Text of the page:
Study: Turning Off Office Lights Saves Birds

Through a bit of serendipity, researchers at Chicago's Field Museum have shown that the lives of thousands — if not millions — of migratory birds could be saved every year by simply turning out the lights in tall buildings when the workday is over.

The fact that birds fly into lighted windows won't come as a surprise to any bird watcher, but the numbers turned up by the Field researchers are surprisingly high.

During the spring and fall migratory seasons in the years 2000 and 2001, some 1,297 birds died by plunging into lighted windows in just one building along Chicago's lakefront, compared to 192 crashing into the building's unlit windows. That's an overall reduction of 83 percent, according to Doug Stotz, an ornithologist and conservation ecologist at the museum, who has been monitoring bird kills for more than a decade.

"That's an incredible savings from just one building," he says.

Deadly: Bad Weather, Bright Windows

Ornithologists have long believed that lighted buildings wipe out large numbers of migratory birds, but the Field research is the first study to put real numbers on the problem.

The study has its roots in research begun in 1978. At that time Field researchers began keeping track of "bird kills" outside Chicago's huge convention center and exhibit hall, McCormick Place. The building, just about a block from the museum, is in the migratory path of many species, mostly small birds that migrate by night.

In the early years, the lights remained on at all times in the huge building, partly for security reasons, and partly to showcase the dramatic facade.

From late March to the end of May, and from mid-August to Thanksgiving, birds pass over the building without any problem, most of the time. But when the weather turns foul, the birds drop down to a lower altitude, and many of them hit the lighted windows.

"There are periods when we go there for a week or more and there won't be any birds at all," Stotz says. "And then there will be periods where, because of the weather, we will find a hundred or more birds each day."

But until a few years ago, there wasn't any way to measure the true effect of the lights because the lights were always on. Following a major renovation, that practice changed, and the lights were left on only during an exhibit.

Night Flights, Death Tolls

It was at that point that Stotz and his colleagues noticed the dramatic change in the number of bird kills — a difference of 83 percent when the lights were turned off.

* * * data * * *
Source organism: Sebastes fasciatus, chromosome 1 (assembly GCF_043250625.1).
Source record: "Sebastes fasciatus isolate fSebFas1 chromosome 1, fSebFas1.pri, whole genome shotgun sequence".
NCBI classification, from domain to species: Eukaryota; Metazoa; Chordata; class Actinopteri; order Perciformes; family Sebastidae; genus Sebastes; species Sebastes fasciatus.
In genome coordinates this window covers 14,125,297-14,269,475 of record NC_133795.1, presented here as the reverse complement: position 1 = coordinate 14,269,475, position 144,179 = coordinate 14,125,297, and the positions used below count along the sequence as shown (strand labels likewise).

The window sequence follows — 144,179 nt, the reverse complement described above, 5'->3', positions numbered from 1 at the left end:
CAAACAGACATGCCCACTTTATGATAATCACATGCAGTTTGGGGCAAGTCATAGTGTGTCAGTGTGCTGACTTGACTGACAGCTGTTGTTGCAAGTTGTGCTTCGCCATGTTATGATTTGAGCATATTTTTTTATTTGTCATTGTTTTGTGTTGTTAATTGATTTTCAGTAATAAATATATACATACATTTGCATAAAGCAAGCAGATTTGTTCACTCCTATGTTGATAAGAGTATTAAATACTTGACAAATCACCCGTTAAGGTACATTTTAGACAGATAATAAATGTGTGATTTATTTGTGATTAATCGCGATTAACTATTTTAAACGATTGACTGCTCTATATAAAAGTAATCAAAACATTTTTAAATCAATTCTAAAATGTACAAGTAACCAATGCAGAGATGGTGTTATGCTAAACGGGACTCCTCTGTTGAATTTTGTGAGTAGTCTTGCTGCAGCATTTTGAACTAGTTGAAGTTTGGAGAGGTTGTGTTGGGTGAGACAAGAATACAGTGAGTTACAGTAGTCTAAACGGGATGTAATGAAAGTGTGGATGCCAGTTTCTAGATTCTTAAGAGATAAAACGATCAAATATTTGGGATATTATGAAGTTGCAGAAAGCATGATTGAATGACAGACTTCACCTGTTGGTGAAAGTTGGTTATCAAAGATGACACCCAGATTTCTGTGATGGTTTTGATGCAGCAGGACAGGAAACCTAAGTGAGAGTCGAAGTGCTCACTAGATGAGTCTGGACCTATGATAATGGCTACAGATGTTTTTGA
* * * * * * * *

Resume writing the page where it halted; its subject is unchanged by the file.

Most of the birds are small, including the most common casualty, the song sparrow, and since the birds migrate at night, "people aren't even aware it's happening," Stotz says.

"At nighttime the skies fill up with birds migrating during the spring and fall," he adds. "There are billions of birds that do this, and it's almost all at night for the small birds."

There are a number of theories on why birds crash into windows. Some ornithologists say that if a bird can see through a building, it looks like a pathway through the trees rather than a death trap. Stotz thinks the reason is even simpler. Birds don't know they can't fly through glass, and they are attracted to light, so they unknowingly smash their little bodies into the glass.

McCormick Place may not be typical, or we would likely see a lot more cleanup crews sweeping up hundreds of dead birds from the sidewalks of our cities, but the numbers there are dramatic.

Field researchers collected 29,842 dead birds outside the exhibit hall from 1978 through 2001. There were 140 different species.

The most common birds included the song sparrow, 3,968; the dark-eyed junco, 3,393; swamp sparrow, 2,987; white-throated sparrow, 2,257; hermit thrush, 1,322; fox sparrow, 1,165; ovenbird, 1,154; American tree sparrow, 986; Lincoln's sparrow, 915; and the Tennessee warbler, 871.

Every Flick Counts

Partly as a result of the Field research, Chicago has started a program called "Lights Out," aimed at reducing unnecessary lights. It isn't always easy, because some buildings are wired in such a way that lights cannot be selectively turned off, but Stotz says most building managers seem eager to cooperate whenever it's possible.

Even turning off some lights, he says, helps a lot.

"Our study indicates that if you turn off some of the lights, you get proportional benefits," he says. "So it's not like if you don't turn off all the lights, it's not worth turning off any of the lights. If you can turn off half the lights, you should cut the number of birds more or less by half."

It doesn't seem like a difficult thing to do, in most cases. And our fine feathered friends can use all the help they can get these days. They've got a tough way to make a living.

Lee Dye’s column appears weekly on A former science writer for the Los Angeles Times, he now lives in Juneau, Alaska.